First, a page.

Questions on Intrinsic Value Calculation

Hello, I wanted to ask when using the Buffet Intrinsic Valuation method, why do we have to use the Book Value per share, can't we use the total company equity as the book value and then divide the calculated "total company intrinsic value" by total shares outstanding?

I know the later method sounds wrong, but just not sure why it is wrong and also the logic seems right if you calculate the total value of company first and then derive the per share intrinsic value.

Can you please provide comparison between these two calculations?

Thank you,

Leon

Comments

  • Hi there Leon,

    We tend to use per share figures simply because we are buying fractional ownership in the company, not buying it outright. You could use the aggregate figures for both company equity and total shares outstanding and essentially get the same result but since we are genereally buying shares of common stock it makes more sense to calculate it on a per share basis.

    Regards,

    David
  • Hi David,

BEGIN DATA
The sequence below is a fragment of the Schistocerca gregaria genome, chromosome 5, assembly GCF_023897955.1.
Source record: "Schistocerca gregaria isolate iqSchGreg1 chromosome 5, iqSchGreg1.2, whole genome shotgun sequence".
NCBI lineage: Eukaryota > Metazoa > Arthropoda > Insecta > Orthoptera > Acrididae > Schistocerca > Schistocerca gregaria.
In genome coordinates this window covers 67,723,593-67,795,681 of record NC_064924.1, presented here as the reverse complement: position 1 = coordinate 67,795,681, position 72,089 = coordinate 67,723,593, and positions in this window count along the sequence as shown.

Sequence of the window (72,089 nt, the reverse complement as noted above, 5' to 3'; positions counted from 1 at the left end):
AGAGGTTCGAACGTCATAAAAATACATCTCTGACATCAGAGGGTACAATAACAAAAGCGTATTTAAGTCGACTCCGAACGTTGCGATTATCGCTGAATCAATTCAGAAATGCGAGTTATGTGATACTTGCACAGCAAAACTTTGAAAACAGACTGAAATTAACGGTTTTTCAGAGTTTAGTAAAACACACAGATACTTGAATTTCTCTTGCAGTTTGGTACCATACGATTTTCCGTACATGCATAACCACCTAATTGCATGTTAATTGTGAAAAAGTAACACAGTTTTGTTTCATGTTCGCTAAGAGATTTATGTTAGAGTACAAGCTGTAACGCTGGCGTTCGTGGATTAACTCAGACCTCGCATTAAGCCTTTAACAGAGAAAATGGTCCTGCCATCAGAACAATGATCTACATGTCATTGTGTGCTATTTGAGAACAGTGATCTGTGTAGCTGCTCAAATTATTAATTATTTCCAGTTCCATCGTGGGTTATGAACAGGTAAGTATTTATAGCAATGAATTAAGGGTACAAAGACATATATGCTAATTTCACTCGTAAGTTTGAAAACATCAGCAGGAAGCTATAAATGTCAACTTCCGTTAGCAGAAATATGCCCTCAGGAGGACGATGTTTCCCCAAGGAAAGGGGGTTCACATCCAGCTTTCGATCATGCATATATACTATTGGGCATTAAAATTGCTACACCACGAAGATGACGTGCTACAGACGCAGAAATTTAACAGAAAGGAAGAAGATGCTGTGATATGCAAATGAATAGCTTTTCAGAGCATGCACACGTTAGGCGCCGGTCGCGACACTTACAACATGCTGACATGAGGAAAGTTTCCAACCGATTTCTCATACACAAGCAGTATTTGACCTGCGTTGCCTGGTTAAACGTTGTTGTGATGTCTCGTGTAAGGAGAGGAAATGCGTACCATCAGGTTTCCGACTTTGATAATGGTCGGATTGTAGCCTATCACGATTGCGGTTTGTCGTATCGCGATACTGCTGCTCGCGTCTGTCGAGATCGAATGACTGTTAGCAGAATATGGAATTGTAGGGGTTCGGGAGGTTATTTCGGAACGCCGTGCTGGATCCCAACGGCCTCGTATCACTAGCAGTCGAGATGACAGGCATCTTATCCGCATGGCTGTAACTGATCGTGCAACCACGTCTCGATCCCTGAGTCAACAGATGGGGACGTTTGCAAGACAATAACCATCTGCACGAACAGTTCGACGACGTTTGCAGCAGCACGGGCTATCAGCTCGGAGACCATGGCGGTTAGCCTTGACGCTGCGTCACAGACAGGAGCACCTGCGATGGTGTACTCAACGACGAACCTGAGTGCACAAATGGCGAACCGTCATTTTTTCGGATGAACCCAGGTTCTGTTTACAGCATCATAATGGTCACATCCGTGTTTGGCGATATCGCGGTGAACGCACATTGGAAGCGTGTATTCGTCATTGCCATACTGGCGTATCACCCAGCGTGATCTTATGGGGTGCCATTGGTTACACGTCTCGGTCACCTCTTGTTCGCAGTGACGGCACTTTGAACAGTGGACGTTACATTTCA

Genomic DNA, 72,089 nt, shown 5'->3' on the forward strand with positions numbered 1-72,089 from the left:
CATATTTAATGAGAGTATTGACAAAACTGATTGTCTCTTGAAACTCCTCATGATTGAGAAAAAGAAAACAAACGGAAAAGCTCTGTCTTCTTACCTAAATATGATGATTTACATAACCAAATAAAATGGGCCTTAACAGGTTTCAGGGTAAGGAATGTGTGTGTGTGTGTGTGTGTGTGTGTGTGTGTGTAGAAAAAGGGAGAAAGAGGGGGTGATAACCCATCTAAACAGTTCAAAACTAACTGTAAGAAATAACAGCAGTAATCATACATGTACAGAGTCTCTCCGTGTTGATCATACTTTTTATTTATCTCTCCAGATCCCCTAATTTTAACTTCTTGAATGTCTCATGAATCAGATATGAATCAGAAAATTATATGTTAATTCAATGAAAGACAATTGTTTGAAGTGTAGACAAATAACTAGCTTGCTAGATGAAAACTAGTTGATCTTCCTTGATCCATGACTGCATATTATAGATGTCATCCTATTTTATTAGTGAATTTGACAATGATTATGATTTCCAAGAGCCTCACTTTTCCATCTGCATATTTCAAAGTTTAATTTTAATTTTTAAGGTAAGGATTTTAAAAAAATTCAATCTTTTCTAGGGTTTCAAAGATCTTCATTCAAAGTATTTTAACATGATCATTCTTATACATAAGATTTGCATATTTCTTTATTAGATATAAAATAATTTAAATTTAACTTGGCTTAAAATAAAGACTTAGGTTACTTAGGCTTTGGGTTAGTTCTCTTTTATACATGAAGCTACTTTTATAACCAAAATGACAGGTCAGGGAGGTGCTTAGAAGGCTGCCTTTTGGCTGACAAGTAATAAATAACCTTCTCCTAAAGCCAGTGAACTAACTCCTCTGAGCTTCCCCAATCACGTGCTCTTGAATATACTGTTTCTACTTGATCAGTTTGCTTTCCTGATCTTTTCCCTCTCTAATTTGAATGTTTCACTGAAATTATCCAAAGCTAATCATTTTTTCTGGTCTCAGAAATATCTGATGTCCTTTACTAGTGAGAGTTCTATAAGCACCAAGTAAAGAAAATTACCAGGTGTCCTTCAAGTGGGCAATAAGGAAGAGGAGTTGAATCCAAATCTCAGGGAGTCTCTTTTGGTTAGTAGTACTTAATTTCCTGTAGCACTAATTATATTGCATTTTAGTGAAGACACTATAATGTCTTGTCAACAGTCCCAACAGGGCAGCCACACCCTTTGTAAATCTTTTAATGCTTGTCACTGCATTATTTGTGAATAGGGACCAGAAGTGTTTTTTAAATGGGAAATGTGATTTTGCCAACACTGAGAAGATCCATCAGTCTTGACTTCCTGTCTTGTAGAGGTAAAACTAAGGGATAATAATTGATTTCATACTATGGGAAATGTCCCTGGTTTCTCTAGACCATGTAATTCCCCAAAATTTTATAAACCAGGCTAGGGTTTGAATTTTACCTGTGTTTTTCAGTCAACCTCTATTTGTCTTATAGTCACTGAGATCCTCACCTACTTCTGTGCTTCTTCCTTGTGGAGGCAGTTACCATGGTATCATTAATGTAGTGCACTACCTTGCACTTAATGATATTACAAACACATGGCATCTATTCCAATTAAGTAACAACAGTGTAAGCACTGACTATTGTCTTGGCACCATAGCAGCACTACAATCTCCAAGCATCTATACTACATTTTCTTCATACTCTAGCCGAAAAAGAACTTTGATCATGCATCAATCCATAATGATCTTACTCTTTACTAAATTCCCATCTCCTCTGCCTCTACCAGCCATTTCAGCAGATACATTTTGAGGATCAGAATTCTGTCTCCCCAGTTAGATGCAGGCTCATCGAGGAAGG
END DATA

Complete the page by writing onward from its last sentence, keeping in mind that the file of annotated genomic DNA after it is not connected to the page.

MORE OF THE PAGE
Thanks for the answer, but I have used both the per share calculation and the aggregate value of business to calculate intrinsic value per share (IVPS). The final figure does not match up.

    My take is that shares outstanding each year which affects the values of BVPS and Dividends Per Share is different each year. Obviously these two inputs will affect the final IVPS.

    That being said, the IVPS would not be the same if you did calculation based on the aggregate value of business ( calculated with annual total equity and annual total dividends ) first. Then divide with last year shares outstanding.

    Am I missing something here?

    Regards,
    Leon
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